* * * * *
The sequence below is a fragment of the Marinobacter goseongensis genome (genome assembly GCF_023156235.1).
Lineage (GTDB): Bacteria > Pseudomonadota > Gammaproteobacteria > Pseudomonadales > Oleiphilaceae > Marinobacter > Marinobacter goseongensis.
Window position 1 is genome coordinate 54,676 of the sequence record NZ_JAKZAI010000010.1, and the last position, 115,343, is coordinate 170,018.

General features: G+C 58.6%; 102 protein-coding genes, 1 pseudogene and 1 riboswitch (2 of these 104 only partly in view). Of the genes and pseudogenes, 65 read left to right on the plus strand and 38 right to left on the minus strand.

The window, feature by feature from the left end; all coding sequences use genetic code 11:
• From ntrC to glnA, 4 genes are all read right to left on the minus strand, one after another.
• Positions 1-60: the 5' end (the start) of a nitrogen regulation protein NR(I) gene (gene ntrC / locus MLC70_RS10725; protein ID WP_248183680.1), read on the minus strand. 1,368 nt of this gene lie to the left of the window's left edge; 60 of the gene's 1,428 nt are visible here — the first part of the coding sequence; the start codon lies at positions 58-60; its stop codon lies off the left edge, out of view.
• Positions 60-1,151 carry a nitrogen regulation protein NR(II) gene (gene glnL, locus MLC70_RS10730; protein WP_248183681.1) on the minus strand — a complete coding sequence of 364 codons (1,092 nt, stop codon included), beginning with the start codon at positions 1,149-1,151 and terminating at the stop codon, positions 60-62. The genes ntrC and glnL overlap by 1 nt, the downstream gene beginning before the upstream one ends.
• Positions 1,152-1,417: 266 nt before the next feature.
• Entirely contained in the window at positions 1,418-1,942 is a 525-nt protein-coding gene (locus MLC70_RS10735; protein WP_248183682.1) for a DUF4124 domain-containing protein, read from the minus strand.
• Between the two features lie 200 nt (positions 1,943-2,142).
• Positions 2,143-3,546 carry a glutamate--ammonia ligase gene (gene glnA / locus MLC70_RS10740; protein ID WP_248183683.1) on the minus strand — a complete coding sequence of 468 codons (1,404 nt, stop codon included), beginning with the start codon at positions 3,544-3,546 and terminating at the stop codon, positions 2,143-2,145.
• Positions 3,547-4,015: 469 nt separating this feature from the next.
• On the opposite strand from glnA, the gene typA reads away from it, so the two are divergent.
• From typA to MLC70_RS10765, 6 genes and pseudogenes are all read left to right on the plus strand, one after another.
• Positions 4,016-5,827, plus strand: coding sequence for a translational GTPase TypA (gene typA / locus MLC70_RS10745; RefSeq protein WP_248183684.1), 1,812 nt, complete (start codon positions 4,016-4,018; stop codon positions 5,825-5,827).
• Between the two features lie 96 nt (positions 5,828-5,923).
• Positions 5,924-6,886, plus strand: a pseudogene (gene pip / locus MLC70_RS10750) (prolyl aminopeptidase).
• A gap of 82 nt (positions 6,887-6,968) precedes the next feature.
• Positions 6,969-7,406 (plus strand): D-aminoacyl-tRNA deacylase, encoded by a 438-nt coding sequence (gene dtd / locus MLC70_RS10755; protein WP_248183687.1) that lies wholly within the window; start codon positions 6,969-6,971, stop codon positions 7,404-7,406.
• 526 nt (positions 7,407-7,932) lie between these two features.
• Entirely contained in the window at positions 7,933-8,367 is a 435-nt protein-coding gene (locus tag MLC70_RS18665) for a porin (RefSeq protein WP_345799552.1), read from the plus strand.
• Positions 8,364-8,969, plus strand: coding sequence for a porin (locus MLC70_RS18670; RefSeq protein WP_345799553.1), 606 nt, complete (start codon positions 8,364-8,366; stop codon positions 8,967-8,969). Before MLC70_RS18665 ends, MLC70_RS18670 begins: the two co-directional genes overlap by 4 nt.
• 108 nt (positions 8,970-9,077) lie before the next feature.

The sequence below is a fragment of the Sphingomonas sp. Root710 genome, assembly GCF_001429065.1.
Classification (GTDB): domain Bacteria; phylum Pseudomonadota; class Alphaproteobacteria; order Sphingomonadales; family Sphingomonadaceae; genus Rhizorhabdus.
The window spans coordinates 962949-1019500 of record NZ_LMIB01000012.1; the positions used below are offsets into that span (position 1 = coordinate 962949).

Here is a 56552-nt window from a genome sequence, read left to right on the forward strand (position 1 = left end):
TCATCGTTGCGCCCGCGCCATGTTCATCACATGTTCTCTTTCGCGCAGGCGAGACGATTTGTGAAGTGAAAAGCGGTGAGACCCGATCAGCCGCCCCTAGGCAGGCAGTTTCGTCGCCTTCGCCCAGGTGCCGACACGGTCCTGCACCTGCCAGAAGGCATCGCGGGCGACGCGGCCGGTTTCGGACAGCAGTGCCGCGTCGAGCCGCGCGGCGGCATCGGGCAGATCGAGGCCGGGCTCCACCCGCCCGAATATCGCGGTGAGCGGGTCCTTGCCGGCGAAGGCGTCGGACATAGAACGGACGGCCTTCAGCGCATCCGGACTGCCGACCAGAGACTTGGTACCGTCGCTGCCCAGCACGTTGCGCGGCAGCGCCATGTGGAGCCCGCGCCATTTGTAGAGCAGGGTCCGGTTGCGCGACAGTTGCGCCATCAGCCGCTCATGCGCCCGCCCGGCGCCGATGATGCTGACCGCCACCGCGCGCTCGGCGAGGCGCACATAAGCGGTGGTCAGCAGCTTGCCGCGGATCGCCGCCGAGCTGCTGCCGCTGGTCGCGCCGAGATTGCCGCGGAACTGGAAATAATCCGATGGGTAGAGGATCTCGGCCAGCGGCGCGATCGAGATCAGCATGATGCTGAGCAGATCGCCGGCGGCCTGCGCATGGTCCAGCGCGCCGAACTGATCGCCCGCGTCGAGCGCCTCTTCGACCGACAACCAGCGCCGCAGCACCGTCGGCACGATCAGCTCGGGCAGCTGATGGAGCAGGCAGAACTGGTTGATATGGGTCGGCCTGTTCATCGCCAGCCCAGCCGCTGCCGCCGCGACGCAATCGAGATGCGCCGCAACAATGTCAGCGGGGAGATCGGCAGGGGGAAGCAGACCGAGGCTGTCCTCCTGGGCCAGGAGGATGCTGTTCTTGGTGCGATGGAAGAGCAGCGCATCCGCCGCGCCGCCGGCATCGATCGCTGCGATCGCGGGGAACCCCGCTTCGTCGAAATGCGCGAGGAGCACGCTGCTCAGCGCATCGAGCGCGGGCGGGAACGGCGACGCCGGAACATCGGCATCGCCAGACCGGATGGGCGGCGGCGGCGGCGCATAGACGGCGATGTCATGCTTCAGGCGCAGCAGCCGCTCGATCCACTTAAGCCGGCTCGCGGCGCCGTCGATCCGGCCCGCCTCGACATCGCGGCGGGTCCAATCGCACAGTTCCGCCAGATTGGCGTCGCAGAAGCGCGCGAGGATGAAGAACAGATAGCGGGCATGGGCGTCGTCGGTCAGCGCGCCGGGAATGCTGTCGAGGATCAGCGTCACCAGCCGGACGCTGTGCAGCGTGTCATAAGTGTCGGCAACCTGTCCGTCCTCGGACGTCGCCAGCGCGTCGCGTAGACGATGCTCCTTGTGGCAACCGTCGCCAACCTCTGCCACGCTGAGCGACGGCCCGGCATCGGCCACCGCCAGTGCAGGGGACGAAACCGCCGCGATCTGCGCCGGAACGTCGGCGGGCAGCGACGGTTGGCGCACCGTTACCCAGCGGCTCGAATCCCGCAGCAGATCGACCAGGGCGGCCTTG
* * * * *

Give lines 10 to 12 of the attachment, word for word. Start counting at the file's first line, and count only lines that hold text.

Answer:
• Entirely contained in the window at positions 1,418-1,942 is a 525-nt protein-coding gene (locus MLC70_RS10735; protein WP_248183682.1) for a DUF4124 domain-containing protein, read from the minus strand.
• Between the two features lie 200 nt (positions 1,943-2,142).
• Positions 2,143-3,546 carry a glutamate--ammonia ligase gene (gene glnA / locus MLC70_RS10740; protein ID WP_248183683.1) on the minus strand — a complete coding sequence of 468 codons (1,404 nt, stop codon included), beginning with the start codon at positions 3,544-3,546 and terminating at the stop codon, positions 2,143-2,145.